Since that write-up was published, the company’s share price has fallen another 27%, to lows not seen since the 2009 market trough. The company now (as of late May) trades for just $55 million. Unfortunately, net cash has also declined, and by an even larger percentage (33%) to just $17.5 million. Given the dramatic decline in cash, we turn to the company’s consolidated statement of cash flows, to ensure that there is a good reason (ideally expected to reverse in the near future) for the decline. We see the following as the three biggest uses of cash:
trading at a market cap just shy of $71 million, yet the company has $26 million in net cash, is profitable and generated $10.8 million in free cash last year (for an ex-cash yield of 24%!).
- Trade Accounts Receivable: $2.351m
- Customers’ deposits: $1.183m
- Purchases of PP&E: $1.18m
None of these concern me, particularly because PP&E is less (by half) than the same period last year and doesn’t otherwise stand out as extraordinary, and the other two will likely reverse in the near future (though, you always want to watch for consistent growth in accounts receivable beyond revenue growth, as this can signify financial shenanigans).
Another reason I am not worried about the accounts receivable and customer deposit growth is due to the nature of the company’s business, which is such that it receives a relatively small number of large orders which drives its revenue quarter to quarter. This contributes to greater volatility as the delay of orders (or collection of payment) from one quarter to the next can have a big effect on the company’s financial performance.
Turning to the company’s discussion of the quarter, we find these explanations:
This seems to confirm my belief that the fluctuation in the company’s cash balance is driven primarily by timing differences in projects. However, never one to take management comments at face value, I like to look for confirming evidence. In this case, to get more comfortable with the fluctuations over the last few quarters, it is worth looking at the Book-to-Bill ratio, which is useful in any industry where orders are taken well in advance of revenue recognition. Here we compare the company’s disclosures regarding new orders to its reported revenues.
David Camp, President and Chief Executive Officer, stated, “Net sales and the results of operations were unfavorably affected by the postponement of two shipments due to customer-requested delays. These orders, totaling over $2.5 million, will ship in the third fiscal quarter of 2012. The Company anticipates that net sales in the third quarter of fiscal 2012 will be significantly higher than in the second quarter of fiscal 2012.”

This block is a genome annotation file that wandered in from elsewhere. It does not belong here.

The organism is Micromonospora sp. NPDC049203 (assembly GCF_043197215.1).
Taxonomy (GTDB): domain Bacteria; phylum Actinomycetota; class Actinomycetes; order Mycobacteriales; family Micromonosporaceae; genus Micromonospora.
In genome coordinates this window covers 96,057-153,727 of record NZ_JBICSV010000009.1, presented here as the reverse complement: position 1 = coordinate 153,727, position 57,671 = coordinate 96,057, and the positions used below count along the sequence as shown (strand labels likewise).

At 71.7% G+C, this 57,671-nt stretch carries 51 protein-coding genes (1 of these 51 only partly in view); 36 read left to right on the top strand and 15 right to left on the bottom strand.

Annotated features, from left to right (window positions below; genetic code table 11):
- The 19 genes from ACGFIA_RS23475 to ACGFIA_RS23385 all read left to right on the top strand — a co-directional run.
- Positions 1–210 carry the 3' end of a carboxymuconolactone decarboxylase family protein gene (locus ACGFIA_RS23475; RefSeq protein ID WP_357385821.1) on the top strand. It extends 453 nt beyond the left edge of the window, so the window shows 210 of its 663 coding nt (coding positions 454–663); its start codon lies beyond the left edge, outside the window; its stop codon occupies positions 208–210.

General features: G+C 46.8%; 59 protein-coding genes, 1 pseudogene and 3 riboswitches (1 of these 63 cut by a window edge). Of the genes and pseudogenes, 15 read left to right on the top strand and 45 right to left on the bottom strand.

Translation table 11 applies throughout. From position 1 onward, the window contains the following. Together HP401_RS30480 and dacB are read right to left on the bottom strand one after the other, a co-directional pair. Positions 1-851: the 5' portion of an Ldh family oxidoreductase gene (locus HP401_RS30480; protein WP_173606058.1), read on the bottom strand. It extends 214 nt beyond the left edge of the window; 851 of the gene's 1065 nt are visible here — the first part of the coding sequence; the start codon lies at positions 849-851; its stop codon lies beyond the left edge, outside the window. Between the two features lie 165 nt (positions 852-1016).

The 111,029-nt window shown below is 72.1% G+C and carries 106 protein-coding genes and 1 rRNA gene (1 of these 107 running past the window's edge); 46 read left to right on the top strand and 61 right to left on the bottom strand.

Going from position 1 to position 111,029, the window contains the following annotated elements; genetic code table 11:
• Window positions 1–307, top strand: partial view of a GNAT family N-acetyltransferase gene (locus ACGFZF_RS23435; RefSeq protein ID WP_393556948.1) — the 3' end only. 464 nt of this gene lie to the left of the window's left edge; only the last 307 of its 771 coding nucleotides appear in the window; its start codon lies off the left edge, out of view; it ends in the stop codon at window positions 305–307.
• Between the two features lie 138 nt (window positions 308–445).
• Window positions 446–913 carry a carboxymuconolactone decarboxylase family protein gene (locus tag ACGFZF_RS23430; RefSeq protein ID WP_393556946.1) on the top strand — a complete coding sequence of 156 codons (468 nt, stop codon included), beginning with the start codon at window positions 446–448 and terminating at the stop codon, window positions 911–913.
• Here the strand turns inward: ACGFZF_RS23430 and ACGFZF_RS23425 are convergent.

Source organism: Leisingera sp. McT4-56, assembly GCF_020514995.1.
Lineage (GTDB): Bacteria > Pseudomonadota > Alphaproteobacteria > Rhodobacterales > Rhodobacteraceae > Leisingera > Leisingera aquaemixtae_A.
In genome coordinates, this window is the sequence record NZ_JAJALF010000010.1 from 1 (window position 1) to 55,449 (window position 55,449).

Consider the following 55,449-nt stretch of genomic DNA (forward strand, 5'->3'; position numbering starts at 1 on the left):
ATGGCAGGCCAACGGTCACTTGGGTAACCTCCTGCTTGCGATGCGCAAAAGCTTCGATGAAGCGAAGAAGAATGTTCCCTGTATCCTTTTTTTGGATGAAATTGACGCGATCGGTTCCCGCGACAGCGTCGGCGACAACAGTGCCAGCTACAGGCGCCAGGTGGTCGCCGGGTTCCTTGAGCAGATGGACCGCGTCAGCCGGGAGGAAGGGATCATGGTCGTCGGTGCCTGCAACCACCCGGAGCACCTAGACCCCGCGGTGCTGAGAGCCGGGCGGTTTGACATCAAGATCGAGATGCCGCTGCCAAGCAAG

we are experiencing substantial quote activity for potential large-scale projects in these markets.
Here’s the company’s book-to-bill data for the last ten quarters:
So overall, it appears to me that KTEC has is experiencing its usual operating volatility and that its decline in cash is likely to reverse in coming quarters. I don’t think the decline in share price is justified and given the company’s long history of strong free cash flows (especially relative to invested capital), I see little reason the company should be this cheap.
A few other things to note. First, Rutabaga Capital Management, a value fund specializing in microcaps, owns a significant stake in the company (11.2%) and has increased its position over the last year (from 570,561 to 612,111 shares).
Second, on May 18th, the company announced that its President and CEO would be stepping down and the CFO would be taking his place. I like having a finance guy run the show, and this creates a rare opportunity whereby we might see a shift in strategy for the company’s traditionally high cash balance. Ideally we will see the company deploy some of its cash to repurchasing shares while they stay at depressed levels.
What do you think of KTEC?
Author Disclosure: None